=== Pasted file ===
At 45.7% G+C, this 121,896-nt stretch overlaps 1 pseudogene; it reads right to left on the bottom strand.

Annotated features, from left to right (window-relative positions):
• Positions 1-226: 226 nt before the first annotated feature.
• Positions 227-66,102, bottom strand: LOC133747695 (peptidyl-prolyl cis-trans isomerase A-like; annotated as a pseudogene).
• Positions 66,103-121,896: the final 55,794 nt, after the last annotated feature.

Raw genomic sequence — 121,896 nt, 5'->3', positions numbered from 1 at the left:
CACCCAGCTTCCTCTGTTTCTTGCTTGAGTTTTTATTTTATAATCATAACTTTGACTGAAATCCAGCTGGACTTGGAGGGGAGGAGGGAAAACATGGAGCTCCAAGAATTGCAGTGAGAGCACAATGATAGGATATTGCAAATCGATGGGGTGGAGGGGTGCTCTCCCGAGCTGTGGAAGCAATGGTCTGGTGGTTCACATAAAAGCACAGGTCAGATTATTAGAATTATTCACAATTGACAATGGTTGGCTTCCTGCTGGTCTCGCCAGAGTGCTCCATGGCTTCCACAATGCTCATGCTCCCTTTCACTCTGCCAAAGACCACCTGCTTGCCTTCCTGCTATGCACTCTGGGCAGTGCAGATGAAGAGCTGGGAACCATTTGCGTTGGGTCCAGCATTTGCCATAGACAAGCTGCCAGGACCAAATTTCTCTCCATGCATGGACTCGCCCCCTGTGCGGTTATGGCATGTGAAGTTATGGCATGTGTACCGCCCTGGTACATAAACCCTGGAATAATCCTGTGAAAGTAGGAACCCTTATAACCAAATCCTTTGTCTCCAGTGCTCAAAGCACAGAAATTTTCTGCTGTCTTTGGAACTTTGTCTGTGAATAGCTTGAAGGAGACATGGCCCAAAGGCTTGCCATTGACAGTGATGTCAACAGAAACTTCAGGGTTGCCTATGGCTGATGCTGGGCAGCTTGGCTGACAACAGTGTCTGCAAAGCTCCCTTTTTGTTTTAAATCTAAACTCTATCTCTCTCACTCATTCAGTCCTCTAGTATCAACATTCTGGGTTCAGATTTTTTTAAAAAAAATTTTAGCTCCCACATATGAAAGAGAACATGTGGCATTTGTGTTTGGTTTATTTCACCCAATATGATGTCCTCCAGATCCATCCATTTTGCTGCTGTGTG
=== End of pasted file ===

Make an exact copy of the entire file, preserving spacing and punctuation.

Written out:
At 45.7% G+C, this 121,896-nt stretch overlaps 1 pseudogene; it reads right to left on the bottom strand.

Annotated features, from left to right (window-relative positions):
• Positions 1-226: 226 nt before the first annotated feature.
• Positions 227-66,102, bottom strand: LOC133747695 (peptidyl-prolyl cis-trans isomerase A-like; annotated as a pseudogene).
• Positions 66,103-121,896: the final 55,794 nt, after the last annotated feature.

Raw genomic sequence — 121,896 nt, 5'->3', positions numbered from 1 at the left:
CACCCAGCTTCCTCTGTTTCTTGCTTGAGTTTTTATTTTATAATCATAACTTTGACTGAAATCCAGCTGGACTTGGAGGGGAGGAGGGAAAACATGGAGCTCCAAGAATTGCAGTGAGAGCACAATGATAGGATATTGCAAATCGATGGGGTGGAGGGGTGCTCTCCCGAGCTGTGGAAGCAATGGTCTGGTGGTTCACATAAAAGCACAGGTCAGATTATTAGAATTATTCACAATTGACAATGGTTGGCTTCCTGCTGGTCTCGCCAGAGTGCTCCATGGCTTCCACAATGCTCATGCTCCCTTTCACTCTGCCAAAGACCACCTGCTTGCCTTCCTGCTATGCACTCTGGGCAGTGCAGATGAAGAGCTGGGAACCATTTGCGTTGGGTCCAGCATTTGCCATAGACAAGCTGCCAGGACCAAATTTCTCTCCATGCATGGACTCGCCCCCTGTGCGGTTATGGCATGTGAAGTTATGGCATGTGTACCGCCCTGGTACATAAACCCTGGAATAATCCTGTGAAAGTAGGAACCCTTATAACCAAATCCTTTGTCTCCAGTGCTCAAAGCACAGAAATTTTCTGCTGTCTTTGGAACTTTGTCTGTGAATAGCTTGAAGGAGACATGGCCCAAAGGCTTGCCATTGACAGTGATGTCAACAGAAACTTCAGGGTTGCCTATGGCTGATGCTGGGCAGCTTGGCTGACAACAGTGTCTGCAAAGCTCCCTTTTTGTTTTAAATCTAAACTCTATCTCTCTCACTCATTCAGTCCTCTAGTATCAACATTCTGGGTTCAGATTTTTTTAAAAAAAATTTTAGCTCCCACATATGAAAGAGAACATGTGGCATTTGTGTTTGGTTTATTTCACCCAATATGATGTCCTCCAGATCCATCCATTTTGCTGCTGTGTG